Waccamaw River on the Atlantic ICW
On America's Great Loop
Cruising the Atlantic ICW
Mile Hammock Anchorage on the Great Loop
Cruising
America's Great Loop
© 1993 - 2017 CaptainJohn.org
The Atlantic ICW - click next.
- Once Around Is Not Enough -
Mile Hammock Bay Anchorage on the Atlantic ICW is very popular with Loopers and the U.S. Marines.
     The Atlantic Intracoastal Waterway (ICW) is a 1,243-mile ‘inland’ waterway that connects rivers, canals, sounds and land
cuts just inside the Atlantic coast. Officially, the ICW is a continuous navigable waterway from Norfolk (Mile 0) to Key West (Mile 1243) and it
runs inland along the eastern seaboard passing through, Virginia, North Carolina, South Carolina, Georgia and Florida.
     It is a fantastic voyage as well as an important part of cruising America’s Great Loop. In the south, most "Loopers" will begin their
voyage north on the ICW from St. Lucie Inlet (Mile 987) at the end (Mile 0) of the Lake Okeechobee Waterway.
     In the spring you will find “Loopers” as well as “Snowbirds” heading north for the summer. Along the way you will meet lots of friendly
boaters and see some very incredible sights.
     I’ve made this passage 9 times beginning in 1971 and most recently in 2016, from Florida all the way to the Erie Canal as well as
Canada. During that time, I have seen some incredible changes all along the way. There has been a lot of growth in and around most of the
harbor towns, while the beauty of natural wildlife areas and lush landscapes seem to remain the ever awe inspiring same. The shoreline
includes a wide range of marina facilities and protective anchorages for most any recreational and live aboard size boat. For sure, you won’t
be alone cruising the Atlantic ICW. The Atlantic Intracoastal Waterway Association, estimates 12,000 recreational boaters, transient the ICW
annually.
    Cruising the ICW can be a very social affair because you soon find you’re seeing the same boats at the end of the day. M
ost "Loopers"
will be flying the
AGLCA "Great Looping" Burgee (see below). This is one of those places on the Great Loop where speed is not
necessary or important. As a result, lift bridges, swing bridges with hourly scheduled openings result in the ‘fast’ boats waiting the longest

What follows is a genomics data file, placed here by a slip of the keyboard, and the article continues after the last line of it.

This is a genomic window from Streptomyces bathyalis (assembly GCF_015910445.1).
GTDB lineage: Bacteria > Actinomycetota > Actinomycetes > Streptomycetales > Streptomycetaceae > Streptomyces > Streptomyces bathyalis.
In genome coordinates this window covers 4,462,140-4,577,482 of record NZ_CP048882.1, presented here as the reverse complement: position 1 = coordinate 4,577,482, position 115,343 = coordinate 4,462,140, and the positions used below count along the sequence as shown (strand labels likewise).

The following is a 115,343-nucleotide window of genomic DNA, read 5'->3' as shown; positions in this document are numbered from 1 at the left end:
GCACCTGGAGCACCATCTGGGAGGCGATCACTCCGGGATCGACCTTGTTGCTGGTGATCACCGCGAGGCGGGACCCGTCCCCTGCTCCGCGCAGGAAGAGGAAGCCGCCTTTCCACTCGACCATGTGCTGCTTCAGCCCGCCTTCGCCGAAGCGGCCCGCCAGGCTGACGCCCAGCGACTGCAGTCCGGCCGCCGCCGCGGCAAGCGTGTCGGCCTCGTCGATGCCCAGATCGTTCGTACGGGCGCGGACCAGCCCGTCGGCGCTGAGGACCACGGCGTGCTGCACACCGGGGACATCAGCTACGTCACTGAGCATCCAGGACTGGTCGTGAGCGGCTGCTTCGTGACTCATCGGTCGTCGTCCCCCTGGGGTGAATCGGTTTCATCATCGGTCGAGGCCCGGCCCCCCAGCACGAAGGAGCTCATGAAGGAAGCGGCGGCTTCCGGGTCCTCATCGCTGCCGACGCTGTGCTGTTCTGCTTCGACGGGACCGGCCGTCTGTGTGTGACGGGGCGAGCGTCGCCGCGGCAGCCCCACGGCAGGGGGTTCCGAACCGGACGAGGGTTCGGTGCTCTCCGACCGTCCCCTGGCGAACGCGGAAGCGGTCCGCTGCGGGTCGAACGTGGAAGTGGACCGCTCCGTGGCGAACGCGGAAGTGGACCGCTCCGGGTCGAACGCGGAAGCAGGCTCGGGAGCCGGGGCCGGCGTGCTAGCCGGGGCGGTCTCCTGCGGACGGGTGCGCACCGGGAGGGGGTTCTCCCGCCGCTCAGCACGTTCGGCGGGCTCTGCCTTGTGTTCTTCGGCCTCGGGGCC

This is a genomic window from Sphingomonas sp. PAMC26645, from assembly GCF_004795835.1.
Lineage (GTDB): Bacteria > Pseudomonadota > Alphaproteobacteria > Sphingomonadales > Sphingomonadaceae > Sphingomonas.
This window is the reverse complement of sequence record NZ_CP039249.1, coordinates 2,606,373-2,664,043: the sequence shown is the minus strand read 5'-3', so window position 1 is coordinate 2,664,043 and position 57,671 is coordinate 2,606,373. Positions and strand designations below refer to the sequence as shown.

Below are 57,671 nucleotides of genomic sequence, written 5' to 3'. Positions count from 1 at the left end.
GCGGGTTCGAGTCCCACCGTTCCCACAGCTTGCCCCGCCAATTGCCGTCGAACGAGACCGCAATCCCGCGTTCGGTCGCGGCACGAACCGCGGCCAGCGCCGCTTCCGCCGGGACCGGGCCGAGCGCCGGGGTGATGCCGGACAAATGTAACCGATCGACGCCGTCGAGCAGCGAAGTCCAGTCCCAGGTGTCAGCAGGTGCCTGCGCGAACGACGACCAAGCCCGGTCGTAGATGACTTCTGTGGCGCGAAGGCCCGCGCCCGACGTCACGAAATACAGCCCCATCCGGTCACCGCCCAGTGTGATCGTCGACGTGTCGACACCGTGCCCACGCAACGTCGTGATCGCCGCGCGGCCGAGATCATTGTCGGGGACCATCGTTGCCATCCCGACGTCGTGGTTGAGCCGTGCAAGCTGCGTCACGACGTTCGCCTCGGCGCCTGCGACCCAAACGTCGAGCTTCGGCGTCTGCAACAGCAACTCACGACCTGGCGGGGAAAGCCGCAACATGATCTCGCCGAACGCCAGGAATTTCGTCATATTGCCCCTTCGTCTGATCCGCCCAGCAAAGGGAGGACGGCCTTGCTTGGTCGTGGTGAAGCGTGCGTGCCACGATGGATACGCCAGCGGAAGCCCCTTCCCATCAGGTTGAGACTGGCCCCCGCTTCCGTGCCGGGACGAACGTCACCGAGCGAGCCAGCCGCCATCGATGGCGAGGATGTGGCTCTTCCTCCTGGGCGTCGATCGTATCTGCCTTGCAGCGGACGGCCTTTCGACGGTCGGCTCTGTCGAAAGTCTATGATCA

while the ‘slow’ boats get there in time for the opening, and they all pass through together. The fast boats take off again until the next lift
bridge, wait and the scenario repeats itself to the next bridge opening. This is why at sunset, the Tortoise and the Hare find themselves in
the same Marina or in the same anchorage. Whether you’re holed up in a snug anchorage or tied in a marina you’ll discover most boaters
will travel the same distance you do, as a normal day’s run generally averages about 50 miles per day. Not only is this a result of speed
limits, it is also a result of the average distance between the most convenient Marina facilities and safe anchorages.
   
     Soon enough, the Florida Key's turquoise waters and white sandy dunes will turn into clear dark tannin waters with secluded tree-lined
riverbanks and then into wide open fields of salt grass. You will boat through miles of populated areas past elegant homes with elaborate
boats and boat houses, while small cottages, shacks and shanties dot the shorelines all along the way.
     The time frame for “Loopers” to cruise the Atlantic ICW is Spring! Loopers should plan the start of their Great Loop voyage (from where
ever they start), so they are cruising north on the Atlantic ICW in Spring. Anytime in April and May offer the most comfortable weather.
Your Daily Run - The length of time it takes to cruise the ICW will have little to do with the speed of your boat, as your daylight distance
cruising is greatly controlled by lift bridge openings and safe distances to your next convenient destination. For Loopers heading north to
Lake Champlain or the Erie Canal, it is simple math. Take the miles from St. Lucie 987 and divide it by 50 average miles a day. That' gives
you 20 "actual cruising days" to reach Norfolk at Mile 0.
     From Norfolk, you have the wonderful Chesapeake Bay that will take you around to the C&D Canal and into the Delaware River. From the
Delaware River you have two choices. One begins at Cape May. This is your "inside route" on the New Jersey ICW, which will take you
"inside" past Atlantic City to Manasquan Inlet. From Manasquan Inlet, you will 'go out' about 1 mile off shore heading north for just 22 miles to
cut back into Sandy Hook (Raritan Bay). This will take you to New York City's Harbor and past the Statue of Liberty to NYC and the beautiful